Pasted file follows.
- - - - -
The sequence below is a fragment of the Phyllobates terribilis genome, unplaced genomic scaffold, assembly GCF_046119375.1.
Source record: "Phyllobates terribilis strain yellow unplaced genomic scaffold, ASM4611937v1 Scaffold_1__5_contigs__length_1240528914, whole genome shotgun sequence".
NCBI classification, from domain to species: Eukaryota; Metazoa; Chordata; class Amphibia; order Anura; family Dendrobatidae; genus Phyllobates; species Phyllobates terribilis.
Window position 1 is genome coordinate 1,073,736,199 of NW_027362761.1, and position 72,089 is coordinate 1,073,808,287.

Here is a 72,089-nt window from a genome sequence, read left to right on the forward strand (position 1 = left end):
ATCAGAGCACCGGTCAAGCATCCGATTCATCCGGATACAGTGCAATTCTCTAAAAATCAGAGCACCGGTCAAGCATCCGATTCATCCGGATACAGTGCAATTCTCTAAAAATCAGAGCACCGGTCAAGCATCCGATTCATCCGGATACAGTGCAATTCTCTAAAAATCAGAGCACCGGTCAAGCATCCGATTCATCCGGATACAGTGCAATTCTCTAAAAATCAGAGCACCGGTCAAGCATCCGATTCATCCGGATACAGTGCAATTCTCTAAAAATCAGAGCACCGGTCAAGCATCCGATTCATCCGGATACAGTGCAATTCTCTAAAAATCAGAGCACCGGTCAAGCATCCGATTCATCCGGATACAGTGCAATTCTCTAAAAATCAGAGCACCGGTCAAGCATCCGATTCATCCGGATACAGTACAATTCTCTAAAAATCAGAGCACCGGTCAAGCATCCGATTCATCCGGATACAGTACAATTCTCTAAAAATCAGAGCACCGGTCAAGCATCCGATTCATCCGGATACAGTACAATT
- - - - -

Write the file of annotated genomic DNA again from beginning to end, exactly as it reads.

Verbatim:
The sequence below is a fragment of the Phyllobates terribilis genome, unplaced genomic scaffold, assembly GCF_046119375.1.
Source record: "Phyllobates terribilis strain yellow unplaced genomic scaffold, ASM4611937v1 Scaffold_1__5_contigs__length_1240528914, whole genome shotgun sequence".
NCBI classification, from domain to species: Eukaryota; Metazoa; Chordata; class Amphibia; order Anura; family Dendrobatidae; genus Phyllobates; species Phyllobates terribilis.
Window position 1 is genome coordinate 1,073,736,199 of NW_027362761.1, and position 72,089 is coordinate 1,073,808,287.

Here is a 72,089-nt window from a genome sequence, read left to right on the forward strand (position 1 = left end):
ATCAGAGCACCGGTCAAGCATCCGATTCATCCGGATACAGTGCAATTCTCTAAAAATCAGAGCACCGGTCAAGCATCCGATTCATCCGGATACAGTGCAATTCTCTAAAAATCAGAGCACCGGTCAAGCATCCGATTCATCCGGATACAGTGCAATTCTCTAAAAATCAGAGCACCGGTCAAGCATCCGATTCATCCGGATACAGTGCAATTCTCTAAAAATCAGAGCACCGGTCAAGCATCCGATTCATCCGGATACAGTGCAATTCTCTAAAAATCAGAGCACCGGTCAAGCATCCGATTCATCCGGATACAGTGCAATTCTCTAAAAATCAGAGCACCGGTCAAGCATCCGATTCATCCGGATACAGTGCAATTCTCTAAAAATCAGAGCACCGGTCAAGCATCCGATTCATCCGGATACAGTACAATTCTCTAAAAATCAGAGCACCGGTCAAGCATCCGATTCATCCGGATACAGTACAATTCTCTAAAAATCAGAGCACCGGTCAAGCATCCGATTCATCCGGATACAGTACAATT